Alpha Mares – how do you define them?

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I’ve seen a lot of chatter – and some interesting convictions – concerning the alpha equine. Some base their comments on alleged scientific fact culled from published and apparently credible herd observer gurus and others either expound on what they’ve been told or make it up as they go. Admittedly, I’ve logged many years as part of the “don’t know what I don’t know” crowd of horse handlers, but like to think I’ve crossed over to a place that has me watching, thinking and learning more while defending precepts a whole lot less.

Does a boss make a leader?

These days, there seems to be a lot of agreement that alpha mares need to be bossy and aggressive. Interestingly, this hasn’t been what I’ve observed with the herd here. Sure, there’s always a nasty mare in the mix who intimidates the herd so she gets first dibs and dines alone, but she’s feared and not respected, nor followed. There always seems to be another mare (or filly – my four-year-old took over the biggest herd last year) that quietly and kindly gains the respect of the herd by being confident and fair. Horses in the herd gravitate to her not because she rules, but instead, because she doesn’t.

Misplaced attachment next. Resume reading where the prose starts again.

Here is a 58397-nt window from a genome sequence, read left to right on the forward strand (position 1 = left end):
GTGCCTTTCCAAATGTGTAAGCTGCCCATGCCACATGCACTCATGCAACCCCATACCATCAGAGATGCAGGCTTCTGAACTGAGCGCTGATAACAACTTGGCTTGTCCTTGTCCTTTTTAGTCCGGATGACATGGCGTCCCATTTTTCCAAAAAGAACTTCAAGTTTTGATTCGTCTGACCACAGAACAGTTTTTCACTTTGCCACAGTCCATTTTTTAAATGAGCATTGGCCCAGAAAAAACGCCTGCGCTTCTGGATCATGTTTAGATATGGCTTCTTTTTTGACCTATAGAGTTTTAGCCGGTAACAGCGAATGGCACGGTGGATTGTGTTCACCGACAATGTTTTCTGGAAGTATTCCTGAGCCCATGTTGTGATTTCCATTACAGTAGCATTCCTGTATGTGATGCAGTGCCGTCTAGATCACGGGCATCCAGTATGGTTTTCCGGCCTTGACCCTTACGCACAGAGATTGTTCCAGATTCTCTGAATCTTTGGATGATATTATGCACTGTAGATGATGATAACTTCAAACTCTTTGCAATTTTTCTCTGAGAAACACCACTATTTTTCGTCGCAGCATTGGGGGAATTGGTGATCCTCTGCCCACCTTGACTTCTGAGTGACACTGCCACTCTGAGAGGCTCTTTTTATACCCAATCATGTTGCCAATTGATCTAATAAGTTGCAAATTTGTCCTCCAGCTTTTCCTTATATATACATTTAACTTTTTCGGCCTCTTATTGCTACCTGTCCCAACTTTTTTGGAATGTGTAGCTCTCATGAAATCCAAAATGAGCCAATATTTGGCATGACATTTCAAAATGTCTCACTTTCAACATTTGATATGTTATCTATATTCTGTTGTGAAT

True leaders attract and don’t demand

I’ve changed my mind a lot about alpha mares in recent years. In fact, I wouldn’t define the bossy bitch as an alpha at all anymore, as I’ve come to see that most of these characters’ behavior comes from fear, not confidence. The leader, on the other hand, rarely inflicts any pain on the others in the herd. They choose to follower her willingly, relishing the opportunity to choose a leader who doesn’t demand subordinates. Her calm, unflappable and fearless demeanor seems to encourage the herd to gravitate toward her naturally. Sure, she’ll jump in occasionally if another is being harassed and will stand up to a horse that attacks her, but otherwise, she does little to discipline or control the herd. Yet, she’s seen as chief without asking for the job.

Horses in the wild may be a different story – I can’t speak to this dynamic as my first-hand experience has been limited to animals coming through the domesticated systems. Even so, humans have been breeding horses for millenniums and I wonder if some of this intervention makes for a different kind of alpha mare than what might be ideal for a predator-rich setting.

Herd lessons learned for horse training

What I have learned from watching all this unfold in the herd is training techniques modelled after a dominance approach do little to encourage respect and camaraderie from the horse. Even with alpha mares. Instead, I’ve discovered the best approach to horses that are wilful, smart, blessed with tons of heart and/or belligerent, is to not only be steady, consistent, unflappable and clear in your requests, but also responsive to the horse’s comments with understanding. This requires a human ready with an approach that shows no fear, but also, no aggression. I do believe horses seek a leader they can respect – especially alphas. Interestingly, as with humans, horses seem to respond better to a leader who deserves respect vs. one who dictates compliance.

The next time you encounter a strong-willed horse (or human), think about how much more effective you may be taking some tips from a mare the herd chooses as leader.

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